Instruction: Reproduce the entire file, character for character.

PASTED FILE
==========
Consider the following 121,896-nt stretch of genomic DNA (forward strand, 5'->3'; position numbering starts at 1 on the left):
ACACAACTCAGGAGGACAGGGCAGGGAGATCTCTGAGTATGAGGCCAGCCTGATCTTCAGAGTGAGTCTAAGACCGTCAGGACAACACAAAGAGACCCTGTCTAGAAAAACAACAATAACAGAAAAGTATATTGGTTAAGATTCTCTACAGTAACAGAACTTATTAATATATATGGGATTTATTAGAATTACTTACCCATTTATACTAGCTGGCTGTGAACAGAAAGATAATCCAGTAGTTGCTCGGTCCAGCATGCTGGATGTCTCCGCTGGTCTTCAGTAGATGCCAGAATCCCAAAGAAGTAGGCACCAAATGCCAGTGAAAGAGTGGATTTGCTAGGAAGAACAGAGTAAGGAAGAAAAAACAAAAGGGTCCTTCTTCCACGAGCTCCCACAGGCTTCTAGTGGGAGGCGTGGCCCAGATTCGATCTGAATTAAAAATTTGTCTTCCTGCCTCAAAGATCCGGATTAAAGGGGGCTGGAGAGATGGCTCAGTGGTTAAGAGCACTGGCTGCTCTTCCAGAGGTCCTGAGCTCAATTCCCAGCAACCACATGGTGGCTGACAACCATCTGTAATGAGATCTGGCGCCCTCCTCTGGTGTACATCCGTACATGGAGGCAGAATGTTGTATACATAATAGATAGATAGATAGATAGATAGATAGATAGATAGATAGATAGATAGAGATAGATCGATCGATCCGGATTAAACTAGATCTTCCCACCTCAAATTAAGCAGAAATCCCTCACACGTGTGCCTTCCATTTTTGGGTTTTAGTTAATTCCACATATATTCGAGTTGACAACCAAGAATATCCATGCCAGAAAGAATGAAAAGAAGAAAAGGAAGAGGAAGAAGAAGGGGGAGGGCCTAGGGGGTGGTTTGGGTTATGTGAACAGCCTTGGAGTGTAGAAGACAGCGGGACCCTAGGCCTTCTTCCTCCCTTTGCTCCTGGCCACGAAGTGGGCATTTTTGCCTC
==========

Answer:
Consider the following 121,896-nt stretch of genomic DNA (forward strand, 5'->3'; position numbering starts at 1 on the left):
ACACAACTCAGGAGGACAGGGCAGGGAGATCTCTGAGTATGAGGCCAGCCTGATCTTCAGAGTGAGTCTAAGACCGTCAGGACAACACAAAGAGACCCTGTCTAGAAAAACAACAATAACAGAAAAGTATATTGGTTAAGATTCTCTACAGTAACAGAACTTATTAATATATATGGGATTTATTAGAATTACTTACCCATTTATACTAGCTGGCTGTGAACAGAAAGATAATCCAGTAGTTGCTCGGTCCAGCATGCTGGATGTCTCCGCTGGTCTTCAGTAGATGCCAGAATCCCAAAGAAGTAGGCACCAAATGCCAGTGAAAGAGTGGATTTGCTAGGAAGAACAGAGTAAGGAAGAAAAAACAAAAGGGTCCTTCTTCCACGAGCTCCCACAGGCTTCTAGTGGGAGGCGTGGCCCAGATTCGATCTGAATTAAAAATTTGTCTTCCTGCCTCAAAGATCCGGATTAAAGGGGGCTGGAGAGATGGCTCAGTGGTTAAGAGCACTGGCTGCTCTTCCAGAGGTCCTGAGCTCAATTCCCAGCAACCACATGGTGGCTGACAACCATCTGTAATGAGATCTGGCGCCCTCCTCTGGTGTACATCCGTACATGGAGGCAGAATGTTGTATACATAATAGATAGATAGATAGATAGATAGATAGATAGATAGATAGATAGATAGAGATAGATCGATCGATCCGGATTAAACTAGATCTTCCCACCTCAAATTAAGCAGAAATCCCTCACACGTGTGCCTTCCATTTTTGGGTTTTAGTTAATTCCACATATATTCGAGTTGACAACCAAGAATATCCATGCCAGAAAGAATGAAAAGAAGAAAAGGAAGAGGAAGAAGAAGGGGGAGGGCCTAGGGGGTGGTTTGGGTTATGTGAACAGCCTTGGAGTGTAGAAGACAGCGGGACCCTAGGCCTTCTTCCTCCCTTTGCTCCTGGCCACGAAGTGGGCATTTTTGCCTC